Thursday, April 12, 2012

Review: Legend - Marie Lu

Legend by Marie Lu
Series: Legend #1
Genre: YA, dystopian, action, futuristic
Published on November 29, 2011
Published by Putnam
Pages: 305
Read From: 3.23.12 - 3.24.12

Once known as the western coast of the United States, the Republic is now a nation perpetually at war with its neighbors, the Colonies. 
Born into an elite family in one of the Republic's wealthiest districts, fifteen-year-old June is a military prodigy. Obedient, passionate, and committed to her country, she is being groomed for success in the Republic's highest circles. 
Born into the slums of the Republic's Lake Sector, fifteen-year-old Day is the country's most wanted criminal. But his motives may not be as malicious as they seem. 
From very different worlds, June and Day have no reason to cross paths - until the day June's bother, Metias, is murdered, and Day becomes the prime suspect. Now, caught in the ultimate game of cat and mouse, Day is in a race for his family's survival, while June tries desperately to avenge Metias's death. 
But in a shocking turn of events, the two uncover the truth of what has really brought them together, and the sinister lengths to which their country will go to keep its secrets.


I was not impressed with this particular dystopian story. I don't know why dystopian Authors think that they have to write their stories in present-tense, and while I was able to tolerate it in The Hunger Games, I couldn't stand it in Legend. It was too movie-ish, and was employed as an excuse for short, incomplete sentences. Also, the Author's descriptions were way over-the-top detailed. As the story went on, I realized that the Author was using the majority of her random and unimportant descriptions to illustrate the fact that June notices details, but the manner in which she did it felt hurried, random, and they were always placed in sudden parentheses right in the middle of a sentence. Now, I am all for the parenthesis method. I myself employ the parenthesis to have a character add an afterthought right in the middle of a description or whatnot. But, in using the parenthesis, an Author must be careful with it, and the Author must not allow the sentence in the parenthesis to be so long that the Reader forgets the character's original point. I cannot say that the Author was successful in Legend. And if the Author wished to illustrate June's ability to notice details, she ought to have found a better way of doing it.

As far as characters go, June was okay. Her constant sassing of her superiors was, to say the least, absurd. I am sorry, but in the military - especially a totalitarian state military - no soldier, not even a top student, could get by with sassing his/her superiors. It just doesn't happen; not without consequences. However, once June's brother dies, June's attitude levels out as she concentrates on tracking down his killer, and the Author manages to not make her into a macho-chick. The street-fighting match between June and Kaeda was semi-believable because of June's military training and the fact that Kaeda was another girl, and not some muscleman that June simply would not, realistically, be able to beat.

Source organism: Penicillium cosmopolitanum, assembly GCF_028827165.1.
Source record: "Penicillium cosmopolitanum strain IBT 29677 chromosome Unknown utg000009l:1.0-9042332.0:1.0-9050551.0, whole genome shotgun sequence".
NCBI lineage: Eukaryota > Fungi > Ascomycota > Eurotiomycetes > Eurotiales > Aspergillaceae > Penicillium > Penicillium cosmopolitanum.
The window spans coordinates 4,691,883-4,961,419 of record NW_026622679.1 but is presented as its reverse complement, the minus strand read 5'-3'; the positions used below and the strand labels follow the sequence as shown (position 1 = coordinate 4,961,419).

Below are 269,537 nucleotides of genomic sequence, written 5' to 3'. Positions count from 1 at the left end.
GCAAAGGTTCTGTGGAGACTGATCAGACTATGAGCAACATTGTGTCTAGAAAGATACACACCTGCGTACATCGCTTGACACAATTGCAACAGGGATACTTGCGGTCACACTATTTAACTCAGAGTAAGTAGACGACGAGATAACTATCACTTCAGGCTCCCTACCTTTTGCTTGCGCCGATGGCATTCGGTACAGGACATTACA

Day, on the other hand, just reminded me of hair grease, gold rings, and a really annoying smile. Perhaps it was his name. Perhaps it was the fact that he, the hero, actually took time to tell the Reader what he was wearing, and even described his outfit - yes, outfit - as being pretty snazzy. Okay, he didn't use the word snazzy, but he came mighty close to it. I am sorry, but if you want the Reader to retain any amount of respect for the hero, and to imagine him as some tough guy who has an unrealistic knack for resisting the effects of concussions and retain only a few cracked ribs after hitting cement from a three-story jump, you do not have him take a minute or two to describe his clothes! It takes all of the toughness out of him. I admired him for caring for his family so much, but that's about it. And when romance blossoms between him and June (sorry if I'm spoiling anything, but if you didn't predict that, then clearly you haven't read enough books), he just gets all the more annoying.

And how believable was this particular totalitarian regime? Well, it was a bit more believable than the Capitol in The Hunger Games. Police busted down doors on a regular basis, arrested people, and even shot them. And the interrogation scenes, while not graphic, are brutal and properly vicious for a totalitarian government. Such occurrences were mentioned by the characters in The Hunger Games, but the Reader never "saw" it actually happen until the second half of Catching Fire. But yet again, there was a painfully obvious lack of secret police, which comes with all totalitarian governments. To keep a tight grip on people, you need to be constantly monitoring them.

The story, as a whole, was interesting enough, but predictable. If you start suspecting that there is something funny about the random plague outbreaks - well, I'm sorry to inform you that yes, it's that obvious of a "twist." The end offered a few occurrences that were surprising, and of course it concludes with the promise of a sequel. I have hopes that maybe the sequel will be better; this is a series that is not a total loss. Even so, I found enough faults with this one to not put it on my top ten list.

Others in This Trilogy:

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